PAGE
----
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  21. Darth-Vang

    Darth-Vang Member

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    I live in Oklahoma. And it be great to hunt hogs if I don’t see any small games moving about. Of course with a well placed shot. Yeah once I get the time for the range, I’ll test those out and work my way up.
     
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  22. Rex in OTZ

    Rex in OTZ Member

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    Reading through some the replies
    Might I suggest reading up on the subject?
    You can research books online.
    Their reviews, can save a few $$ on a used book.
    Someone out there published their findings.
    Some the old Dixie Gun Works catalogs had snippits of wisdom scattered through the whole catalog.

    Few examples below.
    https://www.pewpewtactical.com/muzzleloading-basics/

    https://materials.nrahq.org/nra-how-to-series-muzzleloading-book.html

    https://www.thriftbooks.com/w/muzzl...YAiABEgIkFPD_BwE#isbn=1581591381&idiq=5546885
     
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  23. rodwha

    rodwha Member

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    I’m not sure why I said .38-55. You’ll never get close to that. You can’t get that amount of mass at all, and maybe not that powder charge either. I’d think .38-40 is more plausible. Still not bad but certainly cuts the range down a lot. Think 10mm Auto.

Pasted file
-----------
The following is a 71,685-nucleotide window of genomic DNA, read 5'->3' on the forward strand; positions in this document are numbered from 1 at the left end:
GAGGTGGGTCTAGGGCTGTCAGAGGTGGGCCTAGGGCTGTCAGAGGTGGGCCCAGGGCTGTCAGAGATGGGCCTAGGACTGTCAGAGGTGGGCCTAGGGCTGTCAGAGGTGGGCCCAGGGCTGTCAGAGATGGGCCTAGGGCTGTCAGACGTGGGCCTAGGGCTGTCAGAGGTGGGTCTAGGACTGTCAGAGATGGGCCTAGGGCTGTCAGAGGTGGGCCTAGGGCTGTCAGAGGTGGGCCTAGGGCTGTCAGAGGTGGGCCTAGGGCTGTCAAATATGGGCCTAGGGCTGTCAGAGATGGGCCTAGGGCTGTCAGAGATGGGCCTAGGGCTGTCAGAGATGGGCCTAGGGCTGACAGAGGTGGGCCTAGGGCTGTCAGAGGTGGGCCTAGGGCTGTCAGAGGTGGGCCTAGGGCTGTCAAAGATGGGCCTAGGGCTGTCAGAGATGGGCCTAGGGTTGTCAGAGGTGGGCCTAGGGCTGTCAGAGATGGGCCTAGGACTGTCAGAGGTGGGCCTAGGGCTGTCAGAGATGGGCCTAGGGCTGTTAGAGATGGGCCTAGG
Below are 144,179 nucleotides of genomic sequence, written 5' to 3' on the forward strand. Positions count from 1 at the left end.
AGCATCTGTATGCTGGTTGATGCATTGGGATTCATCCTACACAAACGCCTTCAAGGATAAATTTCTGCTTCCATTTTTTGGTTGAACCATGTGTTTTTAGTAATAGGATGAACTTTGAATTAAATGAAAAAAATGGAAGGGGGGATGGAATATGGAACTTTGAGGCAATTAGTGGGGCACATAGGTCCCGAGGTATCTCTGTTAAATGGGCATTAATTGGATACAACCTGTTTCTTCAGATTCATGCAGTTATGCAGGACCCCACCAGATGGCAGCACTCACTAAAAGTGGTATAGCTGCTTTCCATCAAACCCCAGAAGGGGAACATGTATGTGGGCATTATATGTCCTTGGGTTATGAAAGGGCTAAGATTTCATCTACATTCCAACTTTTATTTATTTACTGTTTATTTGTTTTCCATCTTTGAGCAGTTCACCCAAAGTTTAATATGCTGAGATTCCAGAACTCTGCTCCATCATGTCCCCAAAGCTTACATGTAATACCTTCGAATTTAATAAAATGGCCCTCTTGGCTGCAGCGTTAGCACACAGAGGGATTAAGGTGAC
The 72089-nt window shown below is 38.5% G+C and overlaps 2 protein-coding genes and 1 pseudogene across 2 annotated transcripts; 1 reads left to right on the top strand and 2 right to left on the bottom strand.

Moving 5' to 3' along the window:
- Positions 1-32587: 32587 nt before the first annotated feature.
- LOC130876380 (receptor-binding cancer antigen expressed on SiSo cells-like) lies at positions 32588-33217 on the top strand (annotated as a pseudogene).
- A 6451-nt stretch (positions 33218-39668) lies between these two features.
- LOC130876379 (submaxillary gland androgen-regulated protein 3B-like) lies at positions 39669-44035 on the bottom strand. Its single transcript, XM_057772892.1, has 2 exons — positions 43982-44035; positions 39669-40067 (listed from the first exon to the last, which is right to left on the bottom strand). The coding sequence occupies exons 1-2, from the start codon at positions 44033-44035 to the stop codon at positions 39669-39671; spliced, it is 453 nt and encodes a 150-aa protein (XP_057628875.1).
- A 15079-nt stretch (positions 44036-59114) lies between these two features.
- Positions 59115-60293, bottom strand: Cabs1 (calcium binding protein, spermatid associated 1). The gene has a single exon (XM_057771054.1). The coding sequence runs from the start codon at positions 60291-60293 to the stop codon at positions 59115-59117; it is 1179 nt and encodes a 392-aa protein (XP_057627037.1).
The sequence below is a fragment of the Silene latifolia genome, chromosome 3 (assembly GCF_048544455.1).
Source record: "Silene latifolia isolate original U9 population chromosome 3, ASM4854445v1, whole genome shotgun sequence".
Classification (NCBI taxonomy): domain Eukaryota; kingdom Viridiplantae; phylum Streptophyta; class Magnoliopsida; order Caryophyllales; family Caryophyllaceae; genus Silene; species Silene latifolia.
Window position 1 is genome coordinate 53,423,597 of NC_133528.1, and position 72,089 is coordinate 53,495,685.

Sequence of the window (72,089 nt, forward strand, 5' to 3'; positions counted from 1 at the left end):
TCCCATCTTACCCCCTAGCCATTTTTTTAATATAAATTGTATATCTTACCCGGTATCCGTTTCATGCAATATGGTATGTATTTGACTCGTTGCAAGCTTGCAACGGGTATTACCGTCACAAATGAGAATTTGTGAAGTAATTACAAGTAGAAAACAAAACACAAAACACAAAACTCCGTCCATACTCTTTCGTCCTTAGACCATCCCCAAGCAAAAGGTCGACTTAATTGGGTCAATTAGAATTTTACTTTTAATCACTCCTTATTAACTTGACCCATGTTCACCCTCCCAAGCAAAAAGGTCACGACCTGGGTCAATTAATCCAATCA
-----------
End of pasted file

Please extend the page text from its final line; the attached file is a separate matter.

Check with CVA if you haven’t and see if you can get a manual if they don’t have them online.
     
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  24. expat_alaska

    expat_alaska Member

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  25. Rex in OTZ

    Rex in OTZ Member

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    I still remember the Dixie Gun Works powder measuring method of placing the ball in your slightly cupped palm.
    Use powder horn to dribble powder over ball till its just covered (from view) with black powder.
    That is your starting powder charge to work up or down from.
    I tried checking this with my cap and ball revolver, i used my powder flask to dribble powder over the ball in my slightly cupped hand.
    Then removed ball and dumped the powder on a sheet of paper and funneled it into my adjustable powder measure to quantify what I had.
    It was fat pinch of powder less than the charge thrown by my powder flask for that revolver.

    As I recall DGW also mentioned firing over fresh snow to judge powder burn.
    Once you hit the maximum burn of powder, the overage of unburnt powder is blown from the barrel and you can see unburnt powder on the snow.
    Helps save powder.
    Also cuts down on fire hazard in areas prone to fire.

    http://www.shootersreport.com/muzzleloading/capandballrevolver.htm
     
    Last edited: Jan 7, 2020